Scrap-fed electric arc furnace (EAF) steelmaking is on a growth trajectory around the world, according to presenters at the 4th Steel Scrap, Billet & DRI Trade Summit, hosted by SteelMint in Bangkok in late August.
In the first two decades of this century, China soared to become by far the world’s largest steel producer, relying largely on the iron ore-fed basic oxygen furnace (BOF) process. Other parts of the world, meanwhile, have installed considerable EAF and scrap-fed induction furnace capacity, and now in China a perceptible tilt toward EAF steelmaking is underway.
Li Hongmei of Shanghai-based Mysteel said environmental protection factors are prompting an “old-for-new capacity swap deal” to take place in China’s steel sector, with “equal or less capacity for blast furnaces, but more for electric arc furnaces.”
Mysteel forecasts that China’s overall steelmaking capacity will decline from 1.13 billion metric tons in 2015 to slightly below 1 billion next year.
Yi Qian of Shanghai-based ICCSINO said, “There is still room for electric steel production capacity growth in China,” even though the nation’s EAF output declined by about 800,000 metric tons in the first half of 2019 compared to the first half of 2018.
Yi said ICCSINO knows of nearly 40 million metric tons of new EAF capacity being installed in China from 2020 to 2023, being put in place by 16 different steelmaking firms.
Li Shubin, secretary general of the China Association of Metal Utilization (CAMU), said China is about to enter “a new era for us to use the EAF steelmaking method” thanks to government policies “promoting the development of EAF steelmaking.”
Stated CAMU’s Li, “The development of EAF steelmaking based on steel scrap resources is the fundamental solution for ultra-low emissions [and] the most effective way for the green development of the steel industry so as to [bolster] recycling.”
Li pointed to a smaller but more scrap-fed steel sector in China’s future, saying, “By 2030, China’s crude steel output will drop to 700 million tons, and [obsolete ferrous scrap] reserves will reach 13 to 13.5 billion tons, with steel scrap generated each year reaching 300 to 320 million tons.”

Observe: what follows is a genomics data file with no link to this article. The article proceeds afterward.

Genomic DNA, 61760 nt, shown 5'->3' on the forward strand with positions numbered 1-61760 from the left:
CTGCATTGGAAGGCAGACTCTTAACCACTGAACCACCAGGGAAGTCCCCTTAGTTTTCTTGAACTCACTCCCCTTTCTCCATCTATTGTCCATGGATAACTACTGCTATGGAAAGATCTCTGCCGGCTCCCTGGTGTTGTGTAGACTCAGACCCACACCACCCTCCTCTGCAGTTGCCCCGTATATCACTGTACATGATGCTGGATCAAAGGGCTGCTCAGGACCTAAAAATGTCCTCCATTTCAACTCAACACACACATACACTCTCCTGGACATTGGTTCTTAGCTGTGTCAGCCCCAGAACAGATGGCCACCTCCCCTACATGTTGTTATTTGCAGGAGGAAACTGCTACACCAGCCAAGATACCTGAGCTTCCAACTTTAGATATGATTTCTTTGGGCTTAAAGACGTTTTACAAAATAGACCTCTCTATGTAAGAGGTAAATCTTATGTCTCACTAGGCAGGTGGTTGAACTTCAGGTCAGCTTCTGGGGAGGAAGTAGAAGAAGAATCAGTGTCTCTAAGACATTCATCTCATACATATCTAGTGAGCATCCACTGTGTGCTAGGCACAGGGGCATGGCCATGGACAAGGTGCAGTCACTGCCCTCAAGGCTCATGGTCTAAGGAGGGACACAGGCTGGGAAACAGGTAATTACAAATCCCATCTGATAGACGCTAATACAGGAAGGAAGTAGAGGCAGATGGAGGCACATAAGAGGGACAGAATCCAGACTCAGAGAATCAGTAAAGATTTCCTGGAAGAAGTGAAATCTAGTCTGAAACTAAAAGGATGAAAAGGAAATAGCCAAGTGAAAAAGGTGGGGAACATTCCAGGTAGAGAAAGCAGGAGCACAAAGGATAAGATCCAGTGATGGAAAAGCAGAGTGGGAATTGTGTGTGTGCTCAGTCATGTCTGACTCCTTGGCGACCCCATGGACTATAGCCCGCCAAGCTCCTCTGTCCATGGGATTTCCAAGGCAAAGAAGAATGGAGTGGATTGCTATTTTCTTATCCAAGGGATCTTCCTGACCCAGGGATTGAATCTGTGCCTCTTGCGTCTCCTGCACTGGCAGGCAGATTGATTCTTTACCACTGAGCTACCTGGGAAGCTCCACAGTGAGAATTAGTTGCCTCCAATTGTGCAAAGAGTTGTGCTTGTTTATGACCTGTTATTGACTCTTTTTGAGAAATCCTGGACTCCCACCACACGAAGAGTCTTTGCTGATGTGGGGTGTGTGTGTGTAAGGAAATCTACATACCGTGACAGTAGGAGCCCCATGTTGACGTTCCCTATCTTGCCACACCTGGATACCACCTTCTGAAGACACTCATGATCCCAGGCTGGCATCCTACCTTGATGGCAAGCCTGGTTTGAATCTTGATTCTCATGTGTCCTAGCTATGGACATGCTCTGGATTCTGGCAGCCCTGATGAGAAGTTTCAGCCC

EAF and induction steelmaking also is growing in the Indian subcontinent as portrayed by several presenters at the SteelMint event. Satadri Chanda of India-based induction furnace equipment maker EMT Megatherm described scrap-fed induction furnaces as a “growing phenomenon globally.”
Chanda said in India steelmaking via the induction furnace route “has increased from 20 percent to over 40 percent [of market share] in the past two decades.” He said such furnaces also are being installed in the Middle East, in Southeast Asia and are almost the “exclusive” steelmaking method in Pakistan and Bangladesh.
All this activity is good not only for the ferrous scrap market but also members of the International Iron Metallics Association (IIMA), according to John Atherton, secretary general of the United Kingdom-based organization.
Atherton said ore-based metallics (OBMs) “are not scrap substitutes, they are supplements [and] value-added feedstock” that provide “greater value than their iron content.” He listed pig iron, hot briquetted iron (HBI), direct reduced iron (DRI) and granulated pig iron (GPI) as the main types of OBMs.
Atherton characterized Russia as the global leader in exported pig iron, with Bahrain, Venezuela and India among other producers. In the HBI sector, a major development is the pending startup of what Atherton called a 1.9 million tons per year plant in Toledo, Ohio, in the United States by Cleveland-Cliffs Inc.
The SteelMint 4th Steel Scrap, Billet & DRI Trade Summit was August 27-29, 2019, at the Hotel Avani Riverside in Bangkok.